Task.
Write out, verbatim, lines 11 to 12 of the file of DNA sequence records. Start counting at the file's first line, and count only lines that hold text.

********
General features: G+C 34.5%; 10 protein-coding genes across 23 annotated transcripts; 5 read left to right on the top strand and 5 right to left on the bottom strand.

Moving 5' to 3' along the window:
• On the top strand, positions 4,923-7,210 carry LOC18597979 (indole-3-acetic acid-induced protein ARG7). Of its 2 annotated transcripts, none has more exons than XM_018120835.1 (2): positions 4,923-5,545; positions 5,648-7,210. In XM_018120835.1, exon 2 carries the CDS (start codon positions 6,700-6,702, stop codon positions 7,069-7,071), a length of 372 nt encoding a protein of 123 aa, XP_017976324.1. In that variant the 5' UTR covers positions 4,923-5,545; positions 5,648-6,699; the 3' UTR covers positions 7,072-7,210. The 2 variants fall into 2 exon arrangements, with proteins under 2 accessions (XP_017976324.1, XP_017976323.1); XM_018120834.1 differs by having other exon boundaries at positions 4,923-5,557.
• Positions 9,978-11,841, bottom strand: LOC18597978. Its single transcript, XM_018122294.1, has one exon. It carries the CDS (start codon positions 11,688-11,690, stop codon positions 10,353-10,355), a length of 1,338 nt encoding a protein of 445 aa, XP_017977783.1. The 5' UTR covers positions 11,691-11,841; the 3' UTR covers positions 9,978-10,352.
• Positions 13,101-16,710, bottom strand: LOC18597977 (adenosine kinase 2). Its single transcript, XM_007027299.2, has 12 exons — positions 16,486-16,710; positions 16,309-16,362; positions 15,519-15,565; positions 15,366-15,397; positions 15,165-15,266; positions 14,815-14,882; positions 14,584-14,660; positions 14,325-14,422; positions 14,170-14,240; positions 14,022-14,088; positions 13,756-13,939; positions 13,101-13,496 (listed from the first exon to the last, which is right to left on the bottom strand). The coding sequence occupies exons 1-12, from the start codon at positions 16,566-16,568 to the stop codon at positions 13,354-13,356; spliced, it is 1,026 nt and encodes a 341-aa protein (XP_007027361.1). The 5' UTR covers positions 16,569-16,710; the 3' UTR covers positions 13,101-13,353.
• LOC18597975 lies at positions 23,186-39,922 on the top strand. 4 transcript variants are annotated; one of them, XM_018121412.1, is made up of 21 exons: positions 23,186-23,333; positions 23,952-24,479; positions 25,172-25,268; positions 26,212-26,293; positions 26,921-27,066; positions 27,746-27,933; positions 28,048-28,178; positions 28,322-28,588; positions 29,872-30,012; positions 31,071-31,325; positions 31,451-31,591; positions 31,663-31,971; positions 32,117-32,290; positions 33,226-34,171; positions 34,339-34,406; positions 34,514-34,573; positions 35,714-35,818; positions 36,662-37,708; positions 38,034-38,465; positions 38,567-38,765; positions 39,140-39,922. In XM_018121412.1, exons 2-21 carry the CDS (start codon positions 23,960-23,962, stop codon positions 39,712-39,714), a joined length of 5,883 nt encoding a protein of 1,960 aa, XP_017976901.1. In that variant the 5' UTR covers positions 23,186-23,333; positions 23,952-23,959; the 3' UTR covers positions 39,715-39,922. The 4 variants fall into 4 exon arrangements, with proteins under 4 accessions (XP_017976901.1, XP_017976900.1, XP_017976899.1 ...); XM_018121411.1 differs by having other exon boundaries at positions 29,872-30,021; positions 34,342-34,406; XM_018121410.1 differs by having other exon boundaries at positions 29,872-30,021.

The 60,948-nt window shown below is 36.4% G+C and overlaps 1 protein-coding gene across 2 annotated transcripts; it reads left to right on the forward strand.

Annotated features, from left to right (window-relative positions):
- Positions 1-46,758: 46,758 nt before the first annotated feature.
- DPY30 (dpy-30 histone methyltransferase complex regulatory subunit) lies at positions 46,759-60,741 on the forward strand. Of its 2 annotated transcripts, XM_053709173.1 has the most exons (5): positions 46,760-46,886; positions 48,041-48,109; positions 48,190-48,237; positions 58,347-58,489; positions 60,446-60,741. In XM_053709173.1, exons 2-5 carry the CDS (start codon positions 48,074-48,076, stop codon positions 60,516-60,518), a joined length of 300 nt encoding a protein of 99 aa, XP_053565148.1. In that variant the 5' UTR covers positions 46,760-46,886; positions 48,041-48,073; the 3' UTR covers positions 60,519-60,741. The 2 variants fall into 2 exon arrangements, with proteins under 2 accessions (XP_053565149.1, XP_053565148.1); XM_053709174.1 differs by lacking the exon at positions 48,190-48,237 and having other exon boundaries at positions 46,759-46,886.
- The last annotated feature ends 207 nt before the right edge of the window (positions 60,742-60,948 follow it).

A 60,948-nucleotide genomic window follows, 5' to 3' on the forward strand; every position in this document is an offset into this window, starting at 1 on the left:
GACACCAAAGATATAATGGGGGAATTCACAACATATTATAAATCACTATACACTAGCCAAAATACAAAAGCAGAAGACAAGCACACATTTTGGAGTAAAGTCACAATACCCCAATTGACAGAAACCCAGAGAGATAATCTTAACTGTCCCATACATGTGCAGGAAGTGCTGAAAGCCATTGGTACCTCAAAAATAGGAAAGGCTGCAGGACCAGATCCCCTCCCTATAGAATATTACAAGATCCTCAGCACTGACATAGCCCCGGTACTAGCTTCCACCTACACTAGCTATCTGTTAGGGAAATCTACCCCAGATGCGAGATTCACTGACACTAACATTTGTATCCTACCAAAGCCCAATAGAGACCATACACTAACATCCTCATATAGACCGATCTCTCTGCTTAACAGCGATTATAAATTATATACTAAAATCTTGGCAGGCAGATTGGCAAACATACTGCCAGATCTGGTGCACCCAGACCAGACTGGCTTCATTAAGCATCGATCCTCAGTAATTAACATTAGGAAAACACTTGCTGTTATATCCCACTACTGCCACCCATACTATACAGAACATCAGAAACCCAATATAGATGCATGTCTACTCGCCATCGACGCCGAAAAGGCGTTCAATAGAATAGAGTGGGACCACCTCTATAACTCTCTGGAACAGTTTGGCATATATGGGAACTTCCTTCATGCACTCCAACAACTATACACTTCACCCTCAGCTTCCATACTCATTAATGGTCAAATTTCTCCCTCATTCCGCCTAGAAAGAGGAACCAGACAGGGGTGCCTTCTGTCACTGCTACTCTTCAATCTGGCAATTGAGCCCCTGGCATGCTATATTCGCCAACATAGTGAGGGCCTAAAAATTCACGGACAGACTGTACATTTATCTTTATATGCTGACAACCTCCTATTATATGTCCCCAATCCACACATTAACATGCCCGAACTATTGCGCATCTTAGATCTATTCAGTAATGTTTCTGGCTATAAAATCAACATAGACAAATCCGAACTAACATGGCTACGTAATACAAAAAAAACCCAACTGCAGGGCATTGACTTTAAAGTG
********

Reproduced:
- The last annotated feature ends 207 nt before the right edge of the window (positions 60,742-60,948 follow it).

A 60,948-nucleotide genomic window follows, 5' to 3' on the forward strand; every position in this document is an offset into this window, starting at 1 on the left: